About cleft lip and cleft palate
A cleft lip or cleft palate is when the lip or the roof of the mouth doesn’t close over properly. This forms a cleft, or open space, in the lip or mouth. Cleft lip and cleft palate can happen separately or happen together. Cleft lip alone is more common.
Cleft lip and cleft palate are congenital defects – this means they happen during the development of the fetus and are present at birth.
We don’t know exactly what causes cleft lip and cleft palate. Genetic influences are believed to be largely responsible, although often there’s no family history of the condition.
Symptoms of cleft lip and cleft palate
Cleft lips and/or cleft palates vary in severity. They can range from a small notch in the upper lip, to a gaping defect of the lip and palate.
With a cleft palate, the hole in the roof of the mouth means there’s an abnormal connection between the mouth and the nose.
Other problems associated with cleft lip and cleft palate
Babies with cleft palate might have significant trouble feeding. This is because they find it difficult or impossible to suck, even though they have no problems swallowing.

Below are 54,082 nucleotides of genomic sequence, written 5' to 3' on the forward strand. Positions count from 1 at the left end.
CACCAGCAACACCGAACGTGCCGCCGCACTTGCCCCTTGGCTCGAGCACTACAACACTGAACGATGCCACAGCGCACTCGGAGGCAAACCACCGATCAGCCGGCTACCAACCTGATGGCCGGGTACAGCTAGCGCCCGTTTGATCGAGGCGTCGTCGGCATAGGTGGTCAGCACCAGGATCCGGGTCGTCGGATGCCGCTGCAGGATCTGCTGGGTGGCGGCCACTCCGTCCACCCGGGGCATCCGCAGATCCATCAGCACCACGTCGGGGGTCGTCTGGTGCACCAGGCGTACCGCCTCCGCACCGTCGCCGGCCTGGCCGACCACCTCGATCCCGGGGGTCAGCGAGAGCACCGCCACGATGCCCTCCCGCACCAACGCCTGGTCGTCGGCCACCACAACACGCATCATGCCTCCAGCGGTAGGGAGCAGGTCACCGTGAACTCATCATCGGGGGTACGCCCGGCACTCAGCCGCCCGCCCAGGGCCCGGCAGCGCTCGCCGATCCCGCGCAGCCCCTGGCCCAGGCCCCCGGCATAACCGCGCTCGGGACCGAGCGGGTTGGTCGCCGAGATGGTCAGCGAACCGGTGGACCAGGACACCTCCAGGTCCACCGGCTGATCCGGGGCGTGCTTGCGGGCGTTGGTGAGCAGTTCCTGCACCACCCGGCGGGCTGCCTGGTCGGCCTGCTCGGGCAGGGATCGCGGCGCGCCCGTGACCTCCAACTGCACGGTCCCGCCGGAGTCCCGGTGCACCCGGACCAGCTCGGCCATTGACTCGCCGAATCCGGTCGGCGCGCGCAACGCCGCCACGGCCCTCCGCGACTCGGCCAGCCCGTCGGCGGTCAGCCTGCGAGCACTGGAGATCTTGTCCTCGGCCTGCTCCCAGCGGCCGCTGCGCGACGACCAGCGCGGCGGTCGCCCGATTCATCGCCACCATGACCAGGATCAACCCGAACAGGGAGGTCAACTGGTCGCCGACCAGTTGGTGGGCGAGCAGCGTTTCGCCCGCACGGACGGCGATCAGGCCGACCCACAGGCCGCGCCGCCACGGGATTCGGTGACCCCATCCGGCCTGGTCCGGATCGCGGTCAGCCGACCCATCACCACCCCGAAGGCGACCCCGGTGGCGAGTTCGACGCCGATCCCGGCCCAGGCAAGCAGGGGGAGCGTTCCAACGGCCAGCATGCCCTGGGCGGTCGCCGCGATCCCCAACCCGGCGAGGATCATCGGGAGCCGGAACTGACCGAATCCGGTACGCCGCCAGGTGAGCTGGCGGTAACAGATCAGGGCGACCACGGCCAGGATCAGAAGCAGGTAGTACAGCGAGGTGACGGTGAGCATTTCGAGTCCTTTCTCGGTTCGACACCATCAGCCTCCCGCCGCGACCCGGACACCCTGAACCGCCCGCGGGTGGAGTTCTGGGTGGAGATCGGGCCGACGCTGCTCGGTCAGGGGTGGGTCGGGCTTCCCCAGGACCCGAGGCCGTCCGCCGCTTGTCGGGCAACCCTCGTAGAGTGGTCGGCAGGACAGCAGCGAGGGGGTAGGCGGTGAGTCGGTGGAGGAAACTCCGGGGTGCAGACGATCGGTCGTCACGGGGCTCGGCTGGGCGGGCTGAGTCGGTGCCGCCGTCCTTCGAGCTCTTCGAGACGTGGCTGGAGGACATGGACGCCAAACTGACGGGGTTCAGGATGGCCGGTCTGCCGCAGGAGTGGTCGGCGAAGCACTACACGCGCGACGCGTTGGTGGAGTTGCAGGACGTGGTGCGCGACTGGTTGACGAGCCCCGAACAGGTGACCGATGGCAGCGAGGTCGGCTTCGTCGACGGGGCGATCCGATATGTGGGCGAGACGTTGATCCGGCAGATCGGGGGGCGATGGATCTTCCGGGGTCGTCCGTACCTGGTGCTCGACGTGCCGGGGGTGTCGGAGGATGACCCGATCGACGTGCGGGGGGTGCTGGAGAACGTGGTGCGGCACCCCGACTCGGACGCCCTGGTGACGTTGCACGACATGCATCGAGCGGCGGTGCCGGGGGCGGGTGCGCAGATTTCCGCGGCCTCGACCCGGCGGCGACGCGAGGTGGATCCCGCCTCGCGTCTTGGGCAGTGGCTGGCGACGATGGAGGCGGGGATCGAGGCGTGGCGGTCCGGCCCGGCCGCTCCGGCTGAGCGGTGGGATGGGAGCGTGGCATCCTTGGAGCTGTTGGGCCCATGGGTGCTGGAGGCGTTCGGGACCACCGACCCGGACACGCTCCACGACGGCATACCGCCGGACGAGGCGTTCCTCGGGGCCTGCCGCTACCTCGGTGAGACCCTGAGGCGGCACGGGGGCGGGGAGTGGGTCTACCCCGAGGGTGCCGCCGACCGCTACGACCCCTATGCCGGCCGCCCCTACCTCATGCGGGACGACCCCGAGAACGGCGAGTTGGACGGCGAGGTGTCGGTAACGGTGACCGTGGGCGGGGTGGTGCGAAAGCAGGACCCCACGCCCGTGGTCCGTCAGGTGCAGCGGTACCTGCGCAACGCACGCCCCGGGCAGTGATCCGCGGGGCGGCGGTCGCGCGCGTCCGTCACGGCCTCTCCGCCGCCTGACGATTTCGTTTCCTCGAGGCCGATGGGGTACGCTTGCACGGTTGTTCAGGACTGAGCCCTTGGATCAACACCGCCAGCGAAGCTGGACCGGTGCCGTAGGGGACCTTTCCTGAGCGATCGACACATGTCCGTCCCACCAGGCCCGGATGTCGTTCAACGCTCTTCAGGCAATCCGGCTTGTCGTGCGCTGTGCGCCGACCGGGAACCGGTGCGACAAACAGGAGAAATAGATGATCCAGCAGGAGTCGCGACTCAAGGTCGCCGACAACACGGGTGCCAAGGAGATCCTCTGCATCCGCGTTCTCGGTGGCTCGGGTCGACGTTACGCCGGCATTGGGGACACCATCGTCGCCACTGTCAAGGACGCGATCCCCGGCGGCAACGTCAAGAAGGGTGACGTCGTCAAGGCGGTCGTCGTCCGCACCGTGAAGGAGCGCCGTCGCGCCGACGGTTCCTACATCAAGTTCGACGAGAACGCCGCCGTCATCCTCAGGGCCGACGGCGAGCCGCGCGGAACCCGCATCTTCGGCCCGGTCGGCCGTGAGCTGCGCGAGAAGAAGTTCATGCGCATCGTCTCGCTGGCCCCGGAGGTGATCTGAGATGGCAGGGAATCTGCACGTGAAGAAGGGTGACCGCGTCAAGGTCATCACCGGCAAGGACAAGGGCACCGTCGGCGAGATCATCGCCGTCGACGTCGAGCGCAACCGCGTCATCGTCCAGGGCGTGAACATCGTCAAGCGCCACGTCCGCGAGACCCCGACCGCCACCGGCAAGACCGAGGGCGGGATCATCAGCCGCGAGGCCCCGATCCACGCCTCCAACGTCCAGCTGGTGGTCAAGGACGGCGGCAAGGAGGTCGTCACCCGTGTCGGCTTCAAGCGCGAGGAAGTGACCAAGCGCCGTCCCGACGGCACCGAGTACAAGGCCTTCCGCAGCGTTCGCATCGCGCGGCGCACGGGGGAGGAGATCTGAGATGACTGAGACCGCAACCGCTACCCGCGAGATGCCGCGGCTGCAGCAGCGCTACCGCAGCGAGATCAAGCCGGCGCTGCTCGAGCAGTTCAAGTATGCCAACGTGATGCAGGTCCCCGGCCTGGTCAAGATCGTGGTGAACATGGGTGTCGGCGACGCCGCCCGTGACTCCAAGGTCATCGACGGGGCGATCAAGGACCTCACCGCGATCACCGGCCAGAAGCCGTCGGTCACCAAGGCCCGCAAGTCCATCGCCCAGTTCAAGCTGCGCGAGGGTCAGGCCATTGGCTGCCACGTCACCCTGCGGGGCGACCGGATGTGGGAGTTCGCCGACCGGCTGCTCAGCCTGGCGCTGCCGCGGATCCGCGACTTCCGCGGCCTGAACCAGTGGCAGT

Babies with a cleft palate might get ‘glue ear’. This is when fluid builds up behind the ear drum. Glue ear can lead to hearing difficulties.
Children who have cleft lip and palate might also have problems with teeth and gums. For example, they might have missing teeth, extra teeth or teeth coming out the wrong place or in an abnormal direction. This can affect baby teeth and/or adult teeth.
Cleft lip and cleft palate might also affect the way children’s noses look.
Treatment for cleft lip and cleft palate
Treatment for cleft lips and/or cleft palates depends on their severity.
Initially babies need to be fed with a special spout, or elongated teat. This sends milk to the back of the throat.
Surgery is always necessary, and the type, extent and number of operations depend on the severity of the cleft lip or cleft palate. A cleft lip is usually repaired at 3-6 months of age, and a cleft palate at around 9-12 months of age, before children start to speak. After surgery, cleft lips usually look much better.
After surgery, children with cleft lip or cleft palate need regular follow-up visits with specialist teams. This is to check how they’re growing and how they look, speak and hear. These follow-up checks help doctors decide whether children need more surgery.
Children with cleft lip and palate often need other therapy. For example, children with cleft palate need speech therapy to learn to speak normally. Children might also need specialised dental care to fix teeth problems.
Prevention of cleft lip and cleft palate
You can’t prevent cleft lip and/or cleft palate. Current research shows that what parents do during pregnancy has no effect on whether a child is born with these conditions.